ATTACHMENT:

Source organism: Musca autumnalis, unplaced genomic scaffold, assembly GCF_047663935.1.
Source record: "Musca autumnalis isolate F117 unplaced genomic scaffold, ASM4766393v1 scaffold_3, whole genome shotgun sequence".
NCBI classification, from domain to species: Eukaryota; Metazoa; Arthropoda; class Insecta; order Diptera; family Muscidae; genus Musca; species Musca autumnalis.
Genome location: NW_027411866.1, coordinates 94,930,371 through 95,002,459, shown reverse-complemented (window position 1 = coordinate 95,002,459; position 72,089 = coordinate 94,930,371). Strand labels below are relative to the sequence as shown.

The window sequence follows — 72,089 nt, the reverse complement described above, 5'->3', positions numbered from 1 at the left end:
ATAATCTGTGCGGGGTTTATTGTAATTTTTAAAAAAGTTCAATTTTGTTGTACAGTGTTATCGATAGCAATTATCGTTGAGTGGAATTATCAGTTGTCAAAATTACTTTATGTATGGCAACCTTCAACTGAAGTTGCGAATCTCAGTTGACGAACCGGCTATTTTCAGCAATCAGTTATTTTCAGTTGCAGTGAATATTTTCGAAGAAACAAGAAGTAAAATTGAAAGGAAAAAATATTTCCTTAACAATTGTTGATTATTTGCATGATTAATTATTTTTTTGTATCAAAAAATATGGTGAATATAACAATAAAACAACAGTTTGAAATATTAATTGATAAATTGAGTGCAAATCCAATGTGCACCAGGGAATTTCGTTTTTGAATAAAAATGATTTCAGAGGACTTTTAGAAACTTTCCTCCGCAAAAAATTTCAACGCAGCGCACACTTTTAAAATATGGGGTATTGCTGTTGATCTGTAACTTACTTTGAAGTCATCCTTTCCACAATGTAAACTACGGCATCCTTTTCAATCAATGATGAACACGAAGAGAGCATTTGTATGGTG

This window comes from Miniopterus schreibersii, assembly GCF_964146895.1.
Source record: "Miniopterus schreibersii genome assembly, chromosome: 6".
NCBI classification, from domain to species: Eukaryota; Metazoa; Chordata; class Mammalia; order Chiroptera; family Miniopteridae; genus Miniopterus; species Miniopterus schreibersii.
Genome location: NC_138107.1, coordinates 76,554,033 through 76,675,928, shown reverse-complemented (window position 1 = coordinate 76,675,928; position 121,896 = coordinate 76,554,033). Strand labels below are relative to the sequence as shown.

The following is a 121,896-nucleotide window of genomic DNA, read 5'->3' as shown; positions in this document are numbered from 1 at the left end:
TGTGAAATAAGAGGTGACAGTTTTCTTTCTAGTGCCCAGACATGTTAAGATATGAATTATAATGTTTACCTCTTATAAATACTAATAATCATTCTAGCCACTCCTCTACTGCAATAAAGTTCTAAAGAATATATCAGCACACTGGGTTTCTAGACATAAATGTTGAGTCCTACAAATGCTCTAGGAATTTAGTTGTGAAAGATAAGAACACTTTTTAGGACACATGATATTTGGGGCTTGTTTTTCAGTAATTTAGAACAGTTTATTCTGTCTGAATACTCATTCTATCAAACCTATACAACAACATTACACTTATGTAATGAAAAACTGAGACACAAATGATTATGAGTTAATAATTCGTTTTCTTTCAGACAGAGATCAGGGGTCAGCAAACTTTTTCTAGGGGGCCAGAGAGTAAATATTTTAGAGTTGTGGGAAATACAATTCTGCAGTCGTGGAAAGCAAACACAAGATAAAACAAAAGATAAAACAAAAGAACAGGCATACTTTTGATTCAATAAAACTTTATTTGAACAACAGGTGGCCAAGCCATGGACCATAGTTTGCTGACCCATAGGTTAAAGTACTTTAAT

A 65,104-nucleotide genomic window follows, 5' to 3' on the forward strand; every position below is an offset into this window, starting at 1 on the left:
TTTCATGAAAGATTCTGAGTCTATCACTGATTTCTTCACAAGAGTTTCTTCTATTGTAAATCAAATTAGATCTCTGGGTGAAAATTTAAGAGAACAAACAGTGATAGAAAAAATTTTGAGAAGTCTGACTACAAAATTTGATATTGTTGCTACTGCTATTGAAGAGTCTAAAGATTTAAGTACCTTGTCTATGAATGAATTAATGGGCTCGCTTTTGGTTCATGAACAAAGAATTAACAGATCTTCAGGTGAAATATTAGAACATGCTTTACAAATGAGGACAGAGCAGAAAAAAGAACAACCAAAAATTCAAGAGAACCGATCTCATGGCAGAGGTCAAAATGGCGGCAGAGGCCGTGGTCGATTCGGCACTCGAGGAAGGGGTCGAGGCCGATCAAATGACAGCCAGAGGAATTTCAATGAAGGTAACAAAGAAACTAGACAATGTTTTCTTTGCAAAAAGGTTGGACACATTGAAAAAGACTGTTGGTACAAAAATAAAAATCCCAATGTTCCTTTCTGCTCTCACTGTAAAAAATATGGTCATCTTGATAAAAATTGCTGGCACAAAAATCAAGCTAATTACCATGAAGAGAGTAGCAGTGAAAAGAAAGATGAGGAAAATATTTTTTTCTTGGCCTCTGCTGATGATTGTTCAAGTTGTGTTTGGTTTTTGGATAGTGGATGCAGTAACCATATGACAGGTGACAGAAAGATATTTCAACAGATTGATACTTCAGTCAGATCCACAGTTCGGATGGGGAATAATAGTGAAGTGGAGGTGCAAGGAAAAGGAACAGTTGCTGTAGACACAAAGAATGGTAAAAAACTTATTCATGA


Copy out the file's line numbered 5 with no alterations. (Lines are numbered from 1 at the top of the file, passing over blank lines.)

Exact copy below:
The window sequence follows — 72,089 nt, the reverse complement described above, 5'->3', positions numbered from 1 at the left end: